21st December 2016, Tokyo
Teijin Frontier, the Teijin Group’s fibre products converting company, has developed an indigo-like synthetic fibre, named INDI5, in collaboration with Daiichi Gousen and Mitsuke Senkou, Japanese long-established textile mills of heavy-weight fabrics and dyeing.
INDI5 is a lightweight indigo-like fabric that has been designed to offer comfort, easy care and fade resistance. The colourfast indigo-like fabric combines Teijin Frontier’s polymer-modification technology, Daiichi Gousen’s weaving technology and Mitsuke Senkou’s dyeing technology.
Teijin Frontier is now exploring marketing opportunities for INDI5 available in four colour variations, including the ladies wear, outerwear and uniform segments.
Teijin Frontier says it has been working with these companies since 2012 to help them revitalise their domestic operations. The new fibre was developed in Mitsuke, Niigata Prefecture, one of Teijin Frontier’s main production regions for heavy-weight fabrics and well known as indigo dyeing.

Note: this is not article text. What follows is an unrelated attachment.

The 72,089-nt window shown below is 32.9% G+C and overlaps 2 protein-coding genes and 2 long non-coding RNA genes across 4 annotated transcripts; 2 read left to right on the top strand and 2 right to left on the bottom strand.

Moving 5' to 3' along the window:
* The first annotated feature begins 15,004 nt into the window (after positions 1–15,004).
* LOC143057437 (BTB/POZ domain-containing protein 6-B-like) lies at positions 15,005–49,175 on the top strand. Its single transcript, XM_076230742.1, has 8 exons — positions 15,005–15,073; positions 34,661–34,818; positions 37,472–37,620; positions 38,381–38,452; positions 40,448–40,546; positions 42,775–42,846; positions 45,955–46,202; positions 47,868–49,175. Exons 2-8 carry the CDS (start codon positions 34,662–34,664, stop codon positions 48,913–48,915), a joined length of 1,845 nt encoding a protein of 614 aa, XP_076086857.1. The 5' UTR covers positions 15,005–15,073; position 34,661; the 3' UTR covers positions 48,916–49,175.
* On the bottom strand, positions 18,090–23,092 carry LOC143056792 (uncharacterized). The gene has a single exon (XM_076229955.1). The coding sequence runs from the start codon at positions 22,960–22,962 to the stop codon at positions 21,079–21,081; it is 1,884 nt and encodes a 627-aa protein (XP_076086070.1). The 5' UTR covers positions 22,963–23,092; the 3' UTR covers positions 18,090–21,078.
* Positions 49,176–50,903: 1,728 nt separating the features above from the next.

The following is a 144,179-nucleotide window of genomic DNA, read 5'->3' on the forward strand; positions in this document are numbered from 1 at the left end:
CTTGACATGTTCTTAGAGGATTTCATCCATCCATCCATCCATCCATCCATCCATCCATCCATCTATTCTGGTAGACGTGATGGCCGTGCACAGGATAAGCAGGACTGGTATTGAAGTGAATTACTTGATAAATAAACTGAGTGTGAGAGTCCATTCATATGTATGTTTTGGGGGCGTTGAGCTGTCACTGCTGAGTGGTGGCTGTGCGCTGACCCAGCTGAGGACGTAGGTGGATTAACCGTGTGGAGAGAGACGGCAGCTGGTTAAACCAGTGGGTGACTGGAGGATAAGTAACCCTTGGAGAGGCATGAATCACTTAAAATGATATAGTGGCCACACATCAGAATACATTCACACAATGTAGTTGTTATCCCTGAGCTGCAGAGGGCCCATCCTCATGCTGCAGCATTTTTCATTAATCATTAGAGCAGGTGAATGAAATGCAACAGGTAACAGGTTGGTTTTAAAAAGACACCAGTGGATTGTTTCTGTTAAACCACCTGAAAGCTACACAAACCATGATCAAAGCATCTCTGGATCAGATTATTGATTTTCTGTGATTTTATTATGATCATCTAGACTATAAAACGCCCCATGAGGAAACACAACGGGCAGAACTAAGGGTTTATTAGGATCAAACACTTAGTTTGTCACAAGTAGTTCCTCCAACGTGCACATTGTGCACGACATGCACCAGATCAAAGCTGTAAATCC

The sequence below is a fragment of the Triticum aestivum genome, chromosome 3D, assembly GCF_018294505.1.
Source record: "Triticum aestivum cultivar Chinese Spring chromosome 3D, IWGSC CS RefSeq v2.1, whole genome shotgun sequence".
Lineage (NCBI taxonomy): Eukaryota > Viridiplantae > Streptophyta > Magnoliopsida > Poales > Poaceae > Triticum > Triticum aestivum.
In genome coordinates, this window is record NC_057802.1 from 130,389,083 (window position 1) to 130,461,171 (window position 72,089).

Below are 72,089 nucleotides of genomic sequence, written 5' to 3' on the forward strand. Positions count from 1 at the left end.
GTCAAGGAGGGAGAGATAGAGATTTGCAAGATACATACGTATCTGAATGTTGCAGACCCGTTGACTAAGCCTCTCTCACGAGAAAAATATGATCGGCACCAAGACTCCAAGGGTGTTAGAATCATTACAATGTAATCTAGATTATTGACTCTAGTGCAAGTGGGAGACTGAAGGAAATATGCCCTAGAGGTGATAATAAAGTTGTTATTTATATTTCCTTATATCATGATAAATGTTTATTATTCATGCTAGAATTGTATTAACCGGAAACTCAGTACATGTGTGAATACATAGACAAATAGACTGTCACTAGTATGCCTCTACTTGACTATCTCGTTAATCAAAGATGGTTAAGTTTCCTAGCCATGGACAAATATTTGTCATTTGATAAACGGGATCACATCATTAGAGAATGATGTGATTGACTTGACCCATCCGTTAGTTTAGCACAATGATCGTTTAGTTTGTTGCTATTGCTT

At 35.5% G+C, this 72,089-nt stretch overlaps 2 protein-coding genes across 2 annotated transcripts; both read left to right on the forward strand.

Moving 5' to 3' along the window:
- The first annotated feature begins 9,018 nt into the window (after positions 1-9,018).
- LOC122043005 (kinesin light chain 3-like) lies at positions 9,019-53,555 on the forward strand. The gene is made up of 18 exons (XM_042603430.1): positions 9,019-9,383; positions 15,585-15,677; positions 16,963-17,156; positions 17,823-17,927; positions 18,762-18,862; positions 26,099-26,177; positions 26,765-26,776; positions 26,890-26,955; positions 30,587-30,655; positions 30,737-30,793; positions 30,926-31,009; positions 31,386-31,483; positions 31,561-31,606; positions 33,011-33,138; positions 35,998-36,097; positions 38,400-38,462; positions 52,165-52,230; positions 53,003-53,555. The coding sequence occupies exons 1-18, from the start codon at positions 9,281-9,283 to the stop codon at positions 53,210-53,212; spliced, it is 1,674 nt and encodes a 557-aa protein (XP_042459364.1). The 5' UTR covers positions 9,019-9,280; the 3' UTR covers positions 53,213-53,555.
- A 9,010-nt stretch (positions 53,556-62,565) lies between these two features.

INDI5 polyester fibre is made with a highly dye- and colour-receptive polymer that bleeds like indigo-dyed cotton. It is said to offer natural texture, and it can be partially bleached with a special process for colour variation. Special weaving technology also helps achieve denim-like texture.
According to the manufacturer, some of the features of the new INDI5 fabric include denim-like uneven colouring, soft, lightweight synthetic fibre, no discoloration after washing, wrinkle resistance and fast drying, as well as denim look combined with comfort.
Teijin is a technology-driven global group offering advanced solutions in the areas of sustainable transportation, information and electronics, safety and protection, environment and energy, and healthcare.
Its main fields of operation are high-performance fibres such as aramid, carbon fibres and composites, healthcare, films, resin and plastic processing, polyester fibres, products converting and IT. The group has some 150 companies and around 16,000 employees spread out over 20 countries worldwide.